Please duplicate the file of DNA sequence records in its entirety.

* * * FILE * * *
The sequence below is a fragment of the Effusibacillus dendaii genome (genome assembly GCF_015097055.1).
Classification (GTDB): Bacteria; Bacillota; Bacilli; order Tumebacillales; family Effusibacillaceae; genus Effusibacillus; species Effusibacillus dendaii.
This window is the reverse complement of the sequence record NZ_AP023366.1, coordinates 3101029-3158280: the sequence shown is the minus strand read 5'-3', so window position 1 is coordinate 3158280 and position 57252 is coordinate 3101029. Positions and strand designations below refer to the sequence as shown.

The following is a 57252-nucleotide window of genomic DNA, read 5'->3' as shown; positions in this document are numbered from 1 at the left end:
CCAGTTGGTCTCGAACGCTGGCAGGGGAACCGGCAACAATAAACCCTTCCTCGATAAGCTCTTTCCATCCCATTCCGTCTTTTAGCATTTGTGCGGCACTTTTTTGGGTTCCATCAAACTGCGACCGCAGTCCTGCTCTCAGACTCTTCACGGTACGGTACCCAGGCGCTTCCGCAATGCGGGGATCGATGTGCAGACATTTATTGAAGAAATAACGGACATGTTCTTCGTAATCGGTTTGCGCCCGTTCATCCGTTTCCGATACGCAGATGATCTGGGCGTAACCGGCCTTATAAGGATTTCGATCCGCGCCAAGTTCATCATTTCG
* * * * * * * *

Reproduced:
The sequence below is a fragment of the Effusibacillus dendaii genome (genome assembly GCF_015097055.1).
Classification (GTDB): Bacteria; Bacillota; Bacilli; order Tumebacillales; family Effusibacillaceae; genus Effusibacillus; species Effusibacillus dendaii.
This window is the reverse complement of the sequence record NZ_AP023366.1, coordinates 3101029-3158280: the sequence shown is the minus strand read 5'-3', so window position 1 is coordinate 3158280 and position 57252 is coordinate 3101029. Positions and strand designations below refer to the sequence as shown.

The following is a 57252-nucleotide window of genomic DNA, read 5'->3' as shown; positions in this document are numbered from 1 at the left end:
CCAGTTGGTCTCGAACGCTGGCAGGGGAACCGGCAACAATAAACCCTTCCTCGATAAGCTCTTTCCATCCCATTCCGTCTTTTAGCATTTGTGCGGCACTTTTTTGGGTTCCATCAAACTGCGACCGCAGTCCTGCTCTCAGACTCTTCACGGTACGGTACCCAGGCGCTTCCGCAATGCGGGGATCGATGTGCAGACATTTATTGAAGAAATAACGGACATGTTCTTCGTAATCGGTTTGCGCCCGTTCATCCGTTTCCGATACGCAGATGATCTGGGCGTAACCGGCCTTATAAGGATTTCGATCCGCGCCAAGTTCATCATTTCG